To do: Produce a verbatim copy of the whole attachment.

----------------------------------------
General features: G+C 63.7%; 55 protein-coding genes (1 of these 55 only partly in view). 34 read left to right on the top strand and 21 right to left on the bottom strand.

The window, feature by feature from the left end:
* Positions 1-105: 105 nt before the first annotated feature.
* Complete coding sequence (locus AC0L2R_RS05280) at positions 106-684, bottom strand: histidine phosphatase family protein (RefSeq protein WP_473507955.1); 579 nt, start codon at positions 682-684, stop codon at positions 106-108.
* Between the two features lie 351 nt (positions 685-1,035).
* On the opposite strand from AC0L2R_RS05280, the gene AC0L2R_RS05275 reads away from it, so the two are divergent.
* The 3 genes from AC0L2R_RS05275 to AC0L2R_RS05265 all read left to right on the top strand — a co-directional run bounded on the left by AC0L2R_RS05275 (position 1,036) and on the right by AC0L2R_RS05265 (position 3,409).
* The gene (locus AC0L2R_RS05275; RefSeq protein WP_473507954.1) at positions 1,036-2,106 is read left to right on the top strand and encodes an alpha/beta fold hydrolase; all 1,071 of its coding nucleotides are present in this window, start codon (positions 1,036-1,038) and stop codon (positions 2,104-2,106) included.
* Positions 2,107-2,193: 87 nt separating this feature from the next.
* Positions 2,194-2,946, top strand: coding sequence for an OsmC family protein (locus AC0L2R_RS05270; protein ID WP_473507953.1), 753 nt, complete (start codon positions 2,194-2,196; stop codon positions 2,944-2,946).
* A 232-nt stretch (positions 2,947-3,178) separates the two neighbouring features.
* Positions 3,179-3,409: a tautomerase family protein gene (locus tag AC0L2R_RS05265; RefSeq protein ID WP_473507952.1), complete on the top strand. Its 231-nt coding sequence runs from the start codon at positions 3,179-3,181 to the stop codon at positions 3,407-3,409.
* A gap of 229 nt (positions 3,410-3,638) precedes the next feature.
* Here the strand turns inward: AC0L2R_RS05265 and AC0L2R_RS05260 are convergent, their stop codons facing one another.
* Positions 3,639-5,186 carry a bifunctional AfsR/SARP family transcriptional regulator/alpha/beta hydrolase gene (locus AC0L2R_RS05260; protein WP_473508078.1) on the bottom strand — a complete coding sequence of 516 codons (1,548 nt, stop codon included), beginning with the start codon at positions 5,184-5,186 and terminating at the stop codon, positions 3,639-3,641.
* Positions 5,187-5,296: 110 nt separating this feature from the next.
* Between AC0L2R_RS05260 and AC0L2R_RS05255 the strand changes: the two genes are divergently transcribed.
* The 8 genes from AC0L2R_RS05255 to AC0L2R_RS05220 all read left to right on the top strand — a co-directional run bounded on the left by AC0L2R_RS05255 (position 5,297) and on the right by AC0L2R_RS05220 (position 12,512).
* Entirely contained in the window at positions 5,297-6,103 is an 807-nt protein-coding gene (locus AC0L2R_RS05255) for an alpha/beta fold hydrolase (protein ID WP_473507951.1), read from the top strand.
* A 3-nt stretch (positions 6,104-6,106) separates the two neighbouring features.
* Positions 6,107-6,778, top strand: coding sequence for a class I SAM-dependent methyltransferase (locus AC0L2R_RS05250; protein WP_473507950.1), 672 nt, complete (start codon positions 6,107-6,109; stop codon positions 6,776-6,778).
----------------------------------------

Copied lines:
General features: G+C 63.7%; 55 protein-coding genes (1 of these 55 only partly in view). 34 read left to right on the top strand and 21 right to left on the bottom strand.

The window, feature by feature from the left end:
* Positions 1-105: 105 nt before the first annotated feature.
* Complete coding sequence (locus AC0L2R_RS05280) at positions 106-684, bottom strand: histidine phosphatase family protein (RefSeq protein WP_473507955.1); 579 nt, start codon at positions 682-684, stop codon at positions 106-108.
* Between the two features lie 351 nt (positions 685-1,035).
* On the opposite strand from AC0L2R_RS05280, the gene AC0L2R_RS05275 reads away from it, so the two are divergent.
* The 3 genes from AC0L2R_RS05275 to AC0L2R_RS05265 all read left to right on the top strand — a co-directional run bounded on the left by AC0L2R_RS05275 (position 1,036) and on the right by AC0L2R_RS05265 (position 3,409).
* The gene (locus AC0L2R_RS05275; RefSeq protein WP_473507954.1) at positions 1,036-2,106 is read left to right on the top strand and encodes an alpha/beta fold hydrolase; all 1,071 of its coding nucleotides are present in this window, start codon (positions 1,036-1,038) and stop codon (positions 2,104-2,106) included.
* Positions 2,107-2,193: 87 nt separating this feature from the next.
* Positions 2,194-2,946, top strand: coding sequence for an OsmC family protein (locus AC0L2R_RS05270; protein ID WP_473507953.1), 753 nt, complete (start codon positions 2,194-2,196; stop codon positions 2,944-2,946).
* A 232-nt stretch (positions 2,947-3,178) separates the two neighbouring features.
* Positions 3,179-3,409: a tautomerase family protein gene (locus tag AC0L2R_RS05265; RefSeq protein ID WP_473507952.1), complete on the top strand. Its 231-nt coding sequence runs from the start codon at positions 3,179-3,181 to the stop codon at positions 3,407-3,409.
* A gap of 229 nt (positions 3,410-3,638) precedes the next feature.
* Here the strand turns inward: AC0L2R_RS05265 and AC0L2R_RS05260 are convergent, their stop codons facing one another.
* Positions 3,639-5,186 carry a bifunctional AfsR/SARP family transcriptional regulator/alpha/beta hydrolase gene (locus AC0L2R_RS05260; protein WP_473508078.1) on the bottom strand — a complete coding sequence of 516 codons (1,548 nt, stop codon included), beginning with the start codon at positions 5,184-5,186 and terminating at the stop codon, positions 3,639-3,641.
* Positions 5,187-5,296: 110 nt separating this feature from the next.
* Between AC0L2R_RS05260 and AC0L2R_RS05255 the strand changes: the two genes are divergently transcribed.
* The 8 genes from AC0L2R_RS05255 to AC0L2R_RS05220 all read left to right on the top strand — a co-directional run bounded on the left by AC0L2R_RS05255 (position 5,297) and on the right by AC0L2R_RS05220 (position 12,512).
* Entirely contained in the window at positions 5,297-6,103 is an 807-nt protein-coding gene (locus AC0L2R_RS05255) for an alpha/beta fold hydrolase (protein ID WP_473507951.1), read from the top strand.
* A 3-nt stretch (positions 6,104-6,106) separates the two neighbouring features.
* Positions 6,107-6,778, top strand: coding sequence for a class I SAM-dependent methyltransferase (locus AC0L2R_RS05250; protein WP_473507950.1), 672 nt, complete (start codon positions 6,107-6,109; stop codon positions 6,776-6,778).